Tourism & Architecture

Amsterdam receives almost five million visitors every year, making it one of Europe’s most popular tourist destinations. The majority of tourists are from Europe or the US. They come to explore Amsterdam’s rich history and its stunning architecture, built around the city’s famous canal system. Many of Amsterdam’s buildings are from the 17th century, built in the immediately recognizable Rennaissance style of architecture. This style is directly attributable to the famous Dutch architect Hendrick de Keyser. The Royal Palace on Dam Square is always popular with tourists, as are the old merchants’ houses lining the canals in the old city centre. Many also visit the famous Anne Frank house, the former residence of the perhaps the most famous victim of the Holocaust. But Amsterdam is equally as famous for its bawdy red light district and coffee shops selling marijuana. Known as De Wallen, Amsterdam’s red-light district is perhaps the most well known in the world. It is notorious for its legalized prostitution, which takes place in small one-room cabins in a network of alleys in the heart of Amsterdam’s oldest part near the Oude Kerk church. The city’s coffee shops are scattered around the centre of the city and offer visitors their choice of marijuana, hashish, or simply fruit juice or coffee or tea. Those seeking more cultural pursuits usually visit one of the city’s famous museums located on Museum Square, such as the Van Gogh Museum or the famous Rijksmuseum.


The Dutch are famous for being avid bicycle riders and this is obvious in Amsterdam from the heavy bicycle traffic throughout the city. Amsterdam is one of the most bicycle-friendly cities in the world and there are many convenient bike lanes and bike racks provided. Driving is discouraged in the city centre and parking is exorbitantly expensive. Most of the city’s public transport is based on bus and tram lines. Currently, there are 16 different tram lines with four new ones under construction. Water taxis and buses are also a popular form of transport with tourists. The city has ten train stations, five of which are intercity stops. The Amsterdam Centraal station has international connections to all over Europe. For air travel, Amsterdam is served by Schipol Airport, which is about 20 minutes by train from Amsterdam Centraal.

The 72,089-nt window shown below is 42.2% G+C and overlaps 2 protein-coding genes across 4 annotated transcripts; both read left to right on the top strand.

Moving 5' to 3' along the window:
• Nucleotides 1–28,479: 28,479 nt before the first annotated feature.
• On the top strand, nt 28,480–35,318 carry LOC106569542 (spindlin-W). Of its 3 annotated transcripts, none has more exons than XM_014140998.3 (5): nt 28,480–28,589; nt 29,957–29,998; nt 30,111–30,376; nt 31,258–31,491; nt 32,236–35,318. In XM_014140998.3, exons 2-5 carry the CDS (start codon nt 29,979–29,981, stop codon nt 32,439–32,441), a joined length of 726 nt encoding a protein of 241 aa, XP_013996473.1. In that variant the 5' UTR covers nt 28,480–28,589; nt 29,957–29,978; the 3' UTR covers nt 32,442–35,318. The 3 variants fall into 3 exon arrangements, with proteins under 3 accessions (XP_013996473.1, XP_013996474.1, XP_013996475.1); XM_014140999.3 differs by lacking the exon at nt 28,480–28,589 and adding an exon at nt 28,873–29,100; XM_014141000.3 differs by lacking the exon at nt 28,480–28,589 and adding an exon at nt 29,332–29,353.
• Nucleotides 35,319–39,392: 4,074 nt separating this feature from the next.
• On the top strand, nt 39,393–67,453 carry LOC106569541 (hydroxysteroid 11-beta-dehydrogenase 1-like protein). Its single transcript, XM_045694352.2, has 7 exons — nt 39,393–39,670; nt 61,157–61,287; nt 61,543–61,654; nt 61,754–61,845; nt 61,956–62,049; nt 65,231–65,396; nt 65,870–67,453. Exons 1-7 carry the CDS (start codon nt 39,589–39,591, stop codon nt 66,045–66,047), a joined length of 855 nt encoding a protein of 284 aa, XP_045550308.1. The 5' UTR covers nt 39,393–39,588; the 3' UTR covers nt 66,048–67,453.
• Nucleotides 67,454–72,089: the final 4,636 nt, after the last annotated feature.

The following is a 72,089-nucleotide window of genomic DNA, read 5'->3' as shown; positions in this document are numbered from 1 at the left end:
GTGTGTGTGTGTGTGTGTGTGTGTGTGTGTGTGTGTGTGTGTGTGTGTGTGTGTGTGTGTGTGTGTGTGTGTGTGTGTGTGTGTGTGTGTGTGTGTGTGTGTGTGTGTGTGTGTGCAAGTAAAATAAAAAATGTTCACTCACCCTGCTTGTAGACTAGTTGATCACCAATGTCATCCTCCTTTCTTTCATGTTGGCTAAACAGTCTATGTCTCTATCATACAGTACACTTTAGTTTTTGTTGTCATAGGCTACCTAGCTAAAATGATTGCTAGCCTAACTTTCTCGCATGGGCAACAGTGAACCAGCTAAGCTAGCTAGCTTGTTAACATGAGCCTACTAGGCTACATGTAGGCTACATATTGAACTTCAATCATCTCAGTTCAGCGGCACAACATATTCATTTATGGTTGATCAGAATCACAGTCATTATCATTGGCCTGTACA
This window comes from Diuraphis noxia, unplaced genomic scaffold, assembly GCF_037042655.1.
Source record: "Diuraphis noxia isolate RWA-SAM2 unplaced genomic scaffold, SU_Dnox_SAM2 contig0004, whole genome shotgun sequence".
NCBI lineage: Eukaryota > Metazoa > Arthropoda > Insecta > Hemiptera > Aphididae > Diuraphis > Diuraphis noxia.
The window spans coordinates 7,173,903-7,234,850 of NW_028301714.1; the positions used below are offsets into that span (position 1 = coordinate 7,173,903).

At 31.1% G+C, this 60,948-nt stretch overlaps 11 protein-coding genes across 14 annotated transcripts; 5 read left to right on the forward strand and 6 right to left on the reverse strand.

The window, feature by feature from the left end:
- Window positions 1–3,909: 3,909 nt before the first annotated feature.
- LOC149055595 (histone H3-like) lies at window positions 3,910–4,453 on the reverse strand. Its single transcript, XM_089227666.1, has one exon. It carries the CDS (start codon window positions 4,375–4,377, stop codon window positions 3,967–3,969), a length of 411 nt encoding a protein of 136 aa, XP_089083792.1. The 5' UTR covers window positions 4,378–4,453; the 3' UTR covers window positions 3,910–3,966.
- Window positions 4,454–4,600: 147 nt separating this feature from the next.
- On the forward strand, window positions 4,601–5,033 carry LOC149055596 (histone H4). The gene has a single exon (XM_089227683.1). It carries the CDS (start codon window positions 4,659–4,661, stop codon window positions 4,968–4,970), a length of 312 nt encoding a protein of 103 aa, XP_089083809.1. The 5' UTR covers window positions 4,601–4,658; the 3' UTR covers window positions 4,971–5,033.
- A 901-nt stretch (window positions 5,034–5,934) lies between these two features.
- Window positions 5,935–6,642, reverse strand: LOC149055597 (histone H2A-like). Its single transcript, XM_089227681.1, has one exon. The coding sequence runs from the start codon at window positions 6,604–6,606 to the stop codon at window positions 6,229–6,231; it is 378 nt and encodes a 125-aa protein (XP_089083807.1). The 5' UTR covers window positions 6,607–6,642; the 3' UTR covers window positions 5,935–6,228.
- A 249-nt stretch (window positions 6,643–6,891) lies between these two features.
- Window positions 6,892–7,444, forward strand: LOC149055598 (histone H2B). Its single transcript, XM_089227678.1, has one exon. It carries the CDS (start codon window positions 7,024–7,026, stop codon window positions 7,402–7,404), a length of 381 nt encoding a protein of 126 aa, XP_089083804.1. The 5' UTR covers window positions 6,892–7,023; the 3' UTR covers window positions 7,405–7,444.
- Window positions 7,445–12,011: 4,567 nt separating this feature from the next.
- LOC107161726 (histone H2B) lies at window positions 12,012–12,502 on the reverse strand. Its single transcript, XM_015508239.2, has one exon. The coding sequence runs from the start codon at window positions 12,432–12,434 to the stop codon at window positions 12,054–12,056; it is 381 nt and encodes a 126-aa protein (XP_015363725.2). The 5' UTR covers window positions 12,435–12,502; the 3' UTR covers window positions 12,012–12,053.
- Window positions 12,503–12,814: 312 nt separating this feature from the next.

Office space for rent in Amsterdam

While many small offices are still located along the canals, many major companies are now choosing to establish offices outside the city centre. These can be much easier to find and cheaper than those located in the city centre. The Zuidas district, much of which is still under construction, is set to be the main business district of the city. According to CB Richard Ellis’ overview of the Dutch office market for Q1 of this year, office vacancy rates are running at about 14 percent. Though as the Dutch economy rebounds quicker than expected, demand for quality office space is currently growing, especially in hubs like Amsterdam. The city witnessed the highest take-up of office space in the country during the first quarter of this year. However, compared to the same period in 2010, take-up actually dropped 44 percent.  Office district West was the best performing part of the city.